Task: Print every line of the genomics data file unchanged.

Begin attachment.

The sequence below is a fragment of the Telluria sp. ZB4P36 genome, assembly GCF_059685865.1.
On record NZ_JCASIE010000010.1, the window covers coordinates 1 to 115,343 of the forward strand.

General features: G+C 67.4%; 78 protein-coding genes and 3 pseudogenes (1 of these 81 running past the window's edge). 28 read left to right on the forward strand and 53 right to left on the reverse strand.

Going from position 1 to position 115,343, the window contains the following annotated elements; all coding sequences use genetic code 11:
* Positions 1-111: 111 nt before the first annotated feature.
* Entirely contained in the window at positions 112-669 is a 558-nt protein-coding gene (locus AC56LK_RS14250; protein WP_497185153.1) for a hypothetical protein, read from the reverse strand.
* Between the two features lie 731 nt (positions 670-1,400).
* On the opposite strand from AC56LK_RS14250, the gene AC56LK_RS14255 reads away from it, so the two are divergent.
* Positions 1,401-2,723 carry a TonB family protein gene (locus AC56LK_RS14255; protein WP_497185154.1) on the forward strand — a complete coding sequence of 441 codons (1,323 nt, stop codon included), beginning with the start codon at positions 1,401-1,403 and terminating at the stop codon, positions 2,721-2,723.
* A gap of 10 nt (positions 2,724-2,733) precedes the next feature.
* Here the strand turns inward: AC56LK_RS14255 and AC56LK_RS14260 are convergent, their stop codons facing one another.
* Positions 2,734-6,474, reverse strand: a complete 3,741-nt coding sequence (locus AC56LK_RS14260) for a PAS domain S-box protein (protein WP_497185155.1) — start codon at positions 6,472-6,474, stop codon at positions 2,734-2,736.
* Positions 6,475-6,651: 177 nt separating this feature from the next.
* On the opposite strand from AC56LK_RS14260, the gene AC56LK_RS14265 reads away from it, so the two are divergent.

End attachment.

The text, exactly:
The sequence below is a fragment of the Telluria sp. ZB4P36 genome, assembly GCF_059685865.1.
On record NZ_JCASIE010000010.1, the window covers coordinates 1 to 115,343 of the forward strand.

General features: G+C 67.4%; 78 protein-coding genes and 3 pseudogenes (1 of these 81 running past the window's edge). 28 read left to right on the forward strand and 53 right to left on the reverse strand.

Going from position 1 to position 115,343, the window contains the following annotated elements; all coding sequences use genetic code 11:
* Positions 1-111: 111 nt before the first annotated feature.
* Entirely contained in the window at positions 112-669 is a 558-nt protein-coding gene (locus AC56LK_RS14250; protein WP_497185153.1) for a hypothetical protein, read from the reverse strand.
* Between the two features lie 731 nt (positions 670-1,400).
* On the opposite strand from AC56LK_RS14250, the gene AC56LK_RS14255 reads away from it, so the two are divergent.
* Positions 1,401-2,723 carry a TonB family protein gene (locus AC56LK_RS14255; protein WP_497185154.1) on the forward strand — a complete coding sequence of 441 codons (1,323 nt, stop codon included), beginning with the start codon at positions 1,401-1,403 and terminating at the stop codon, positions 2,721-2,723.
* A gap of 10 nt (positions 2,724-2,733) precedes the next feature.
* Here the strand turns inward: AC56LK_RS14255 and AC56LK_RS14260 are convergent, their stop codons facing one another.
* Positions 2,734-6,474, reverse strand: a complete 3,741-nt coding sequence (locus AC56LK_RS14260) for a PAS domain S-box protein (protein WP_497185155.1) — start codon at positions 6,472-6,474, stop codon at positions 2,734-2,736.
* Positions 6,475-6,651: 177 nt separating this feature from the next.
* On the opposite strand from AC56LK_RS14260, the gene AC56LK_RS14265 reads away from it, so the two are divergent.